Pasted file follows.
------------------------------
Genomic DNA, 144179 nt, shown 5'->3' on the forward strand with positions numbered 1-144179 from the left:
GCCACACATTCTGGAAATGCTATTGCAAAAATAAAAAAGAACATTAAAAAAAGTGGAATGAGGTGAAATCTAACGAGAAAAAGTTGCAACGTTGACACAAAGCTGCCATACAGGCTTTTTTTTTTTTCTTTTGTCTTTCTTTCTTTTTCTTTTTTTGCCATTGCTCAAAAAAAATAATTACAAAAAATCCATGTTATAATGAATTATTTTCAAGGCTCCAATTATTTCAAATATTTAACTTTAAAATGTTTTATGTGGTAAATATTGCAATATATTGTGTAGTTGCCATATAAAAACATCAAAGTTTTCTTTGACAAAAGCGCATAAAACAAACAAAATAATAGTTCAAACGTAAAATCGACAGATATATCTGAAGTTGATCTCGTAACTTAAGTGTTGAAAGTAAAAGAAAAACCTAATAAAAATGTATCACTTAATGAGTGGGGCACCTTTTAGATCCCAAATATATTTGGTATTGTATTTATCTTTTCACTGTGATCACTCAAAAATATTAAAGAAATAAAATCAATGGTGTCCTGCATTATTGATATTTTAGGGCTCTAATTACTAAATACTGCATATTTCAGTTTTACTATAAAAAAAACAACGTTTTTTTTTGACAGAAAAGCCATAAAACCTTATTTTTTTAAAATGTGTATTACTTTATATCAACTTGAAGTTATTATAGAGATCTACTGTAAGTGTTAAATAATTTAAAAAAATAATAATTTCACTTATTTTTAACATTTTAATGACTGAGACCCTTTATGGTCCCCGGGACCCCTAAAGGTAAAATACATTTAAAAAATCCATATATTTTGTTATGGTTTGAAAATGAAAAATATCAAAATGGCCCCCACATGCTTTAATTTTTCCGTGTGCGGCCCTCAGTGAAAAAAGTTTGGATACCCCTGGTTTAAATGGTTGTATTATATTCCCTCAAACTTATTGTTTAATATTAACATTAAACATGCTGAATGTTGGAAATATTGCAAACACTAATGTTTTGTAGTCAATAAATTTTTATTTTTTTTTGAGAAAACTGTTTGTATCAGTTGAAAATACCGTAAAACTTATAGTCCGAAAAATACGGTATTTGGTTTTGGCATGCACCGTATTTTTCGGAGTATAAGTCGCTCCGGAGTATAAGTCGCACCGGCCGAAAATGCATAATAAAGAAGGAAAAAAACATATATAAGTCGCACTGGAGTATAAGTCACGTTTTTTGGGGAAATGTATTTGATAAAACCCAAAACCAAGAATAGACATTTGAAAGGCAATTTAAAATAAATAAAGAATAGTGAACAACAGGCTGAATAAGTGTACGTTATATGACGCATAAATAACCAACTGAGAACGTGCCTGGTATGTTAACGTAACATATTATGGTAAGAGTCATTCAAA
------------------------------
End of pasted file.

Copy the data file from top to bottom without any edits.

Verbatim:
Genomic DNA, 144179 nt, shown 5'->3' on the forward strand with positions numbered 1-144179 from the left:
GCCACACATTCTGGAAATGCTATTGCAAAAATAAAAAAGAACATTAAAAAAAGTGGAATGAGGTGAAATCTAACGAGAAAAAGTTGCAACGTTGACACAAAGCTGCCATACAGGCTTTTTTTTTTTTCTTTTGTCTTTCTTTCTTTTTCTTTTTTTGCCATTGCTCAAAAAAAATAATTACAAAAAATCCATGTTATAATGAATTATTTTCAAGGCTCCAATTATTTCAAATATTTAACTTTAAAATGTTTTATGTGGTAAATATTGCAATATATTGTGTAGTTGCCATATAAAAACATCAAAGTTTTCTTTGACAAAAGCGCATAAAACAAACAAAATAATAGTTCAAACGTAAAATCGACAGATATATCTGAAGTTGATCTCGTAACTTAAGTGTTGAAAGTAAAAGAAAAACCTAATAAAAATGTATCACTTAATGAGTGGGGCACCTTTTAGATCCCAAATATATTTGGTATTGTATTTATCTTTTCACTGTGATCACTCAAAAATATTAAAGAAATAAAATCAATGGTGTCCTGCATTATTGATATTTTAGGGCTCTAATTACTAAATACTGCATATTTCAGTTTTACTATAAAAAAAACAACGTTTTTTTTTGACAGAAAAGCCATAAAACCTTATTTTTTTAAAATGTGTATTACTTTATATCAACTTGAAGTTATTATAGAGATCTACTGTAAGTGTTAAATAATTTAAAAAAATAATAATTTCACTTATTTTTAACATTTTAATGACTGAGACCCTTTATGGTCCCCGGGACCCCTAAAGGTAAAATACATTTAAAAAATCCATATATTTTGTTATGGTTTGAAAATGAAAAATATCAAAATGGCCCCCACATGCTTTAATTTTTCCGTGTGCGGCCCTCAGTGAAAAAAGTTTGGATACCCCTGGTTTAAATGGTTGTATTATATTCCCTCAAACTTATTGTTTAATATTAACATTAAACATGCTGAATGTTGGAAATATTGCAAACACTAATGTTTTGTAGTCAATAAATTTTTATTTTTTTTTGAGAAAACTGTTTGTATCAGTTGAAAATACCGTAAAACTTATAGTCCGAAAAATACGGTATTTGGTTTTGGCATGCACCGTATTTTTCGGAGTATAAGTCGCTCCGGAGTATAAGTCGCACCGGCCGAAAATGCATAATAAAGAAGGAAAAAAACATATATAAGTCGCACTGGAGTATAAGTCACGTTTTTTGGGGAAATGTATTTGATAAAACCCAAAACCAAGAATAGACATTTGAAAGGCAATTTAAAATAAATAAAGAATAGTGAACAACAGGCTGAATAAGTGTACGTTATATGACGCATAAATAACCAACTGAGAACGTGCCTGGTATGTTAACGTAACATATTATGGTAAGAGTCATTCAAA